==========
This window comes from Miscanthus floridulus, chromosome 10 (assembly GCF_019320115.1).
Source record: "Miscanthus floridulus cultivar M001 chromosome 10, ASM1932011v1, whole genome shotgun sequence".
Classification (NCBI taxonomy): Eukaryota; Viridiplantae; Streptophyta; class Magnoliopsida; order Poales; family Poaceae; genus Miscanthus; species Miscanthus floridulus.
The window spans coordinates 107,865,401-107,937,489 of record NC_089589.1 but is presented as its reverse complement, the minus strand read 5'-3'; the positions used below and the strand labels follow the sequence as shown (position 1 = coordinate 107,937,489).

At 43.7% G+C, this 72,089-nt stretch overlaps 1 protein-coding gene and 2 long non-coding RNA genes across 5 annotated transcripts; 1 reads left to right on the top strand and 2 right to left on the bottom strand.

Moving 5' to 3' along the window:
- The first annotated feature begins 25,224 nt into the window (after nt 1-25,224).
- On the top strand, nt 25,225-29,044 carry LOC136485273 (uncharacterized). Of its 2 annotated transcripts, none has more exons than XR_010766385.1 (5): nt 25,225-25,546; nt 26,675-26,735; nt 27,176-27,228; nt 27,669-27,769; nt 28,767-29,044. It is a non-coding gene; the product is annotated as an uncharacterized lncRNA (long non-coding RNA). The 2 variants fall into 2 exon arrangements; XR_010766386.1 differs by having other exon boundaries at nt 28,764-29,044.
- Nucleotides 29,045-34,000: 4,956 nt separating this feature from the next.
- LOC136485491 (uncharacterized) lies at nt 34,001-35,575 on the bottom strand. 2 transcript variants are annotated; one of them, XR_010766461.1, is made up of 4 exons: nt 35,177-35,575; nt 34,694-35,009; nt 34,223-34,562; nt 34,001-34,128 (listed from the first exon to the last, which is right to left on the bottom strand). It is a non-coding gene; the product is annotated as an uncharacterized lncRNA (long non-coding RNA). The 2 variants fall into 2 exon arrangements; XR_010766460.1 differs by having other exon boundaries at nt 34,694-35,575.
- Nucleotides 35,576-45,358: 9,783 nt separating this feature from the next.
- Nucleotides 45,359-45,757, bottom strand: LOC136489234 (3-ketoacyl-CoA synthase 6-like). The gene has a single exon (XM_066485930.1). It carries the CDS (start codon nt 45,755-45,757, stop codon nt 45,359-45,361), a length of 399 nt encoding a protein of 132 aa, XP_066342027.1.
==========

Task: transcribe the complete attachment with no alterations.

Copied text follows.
This window comes from Miscanthus floridulus, chromosome 10 (assembly GCF_019320115.1).
Source record: "Miscanthus floridulus cultivar M001 chromosome 10, ASM1932011v1, whole genome shotgun sequence".
Classification (NCBI taxonomy): Eukaryota; Viridiplantae; Streptophyta; class Magnoliopsida; order Poales; family Poaceae; genus Miscanthus; species Miscanthus floridulus.
The window spans coordinates 107,865,401-107,937,489 of record NC_089589.1 but is presented as its reverse complement, the minus strand read 5'-3'; the positions used below and the strand labels follow the sequence as shown (position 1 = coordinate 107,937,489).

At 43.7% G+C, this 72,089-nt stretch overlaps 1 protein-coding gene and 2 long non-coding RNA genes across 5 annotated transcripts; 1 reads left to right on the top strand and 2 right to left on the bottom strand.

Moving 5' to 3' along the window:
- The first annotated feature begins 25,224 nt into the window (after nt 1-25,224).
- On the top strand, nt 25,225-29,044 carry LOC136485273 (uncharacterized). Of its 2 annotated transcripts, none has more exons than XR_010766385.1 (5): nt 25,225-25,546; nt 26,675-26,735; nt 27,176-27,228; nt 27,669-27,769; nt 28,767-29,044. It is a non-coding gene; the product is annotated as an uncharacterized lncRNA (long non-coding RNA). The 2 variants fall into 2 exon arrangements; XR_010766386.1 differs by having other exon boundaries at nt 28,764-29,044.
- Nucleotides 29,045-34,000: 4,956 nt separating this feature from the next.
- LOC136485491 (uncharacterized) lies at nt 34,001-35,575 on the bottom strand. 2 transcript variants are annotated; one of them, XR_010766461.1, is made up of 4 exons: nt 35,177-35,575; nt 34,694-35,009; nt 34,223-34,562; nt 34,001-34,128 (listed from the first exon to the last, which is right to left on the bottom strand). It is a non-coding gene; the product is annotated as an uncharacterized lncRNA (long non-coding RNA). The 2 variants fall into 2 exon arrangements; XR_010766460.1 differs by having other exon boundaries at nt 34,694-35,575.
- Nucleotides 35,576-45,358: 9,783 nt separating this feature from the next.
- Nucleotides 45,359-45,757, bottom strand: LOC136489234 (3-ketoacyl-CoA synthase 6-like). The gene has a single exon (XM_066485930.1). It carries the CDS (start codon nt 45,755-45,757, stop codon nt 45,359-45,361), a length of 399 nt encoding a protein of 132 aa, XP_066342027.1.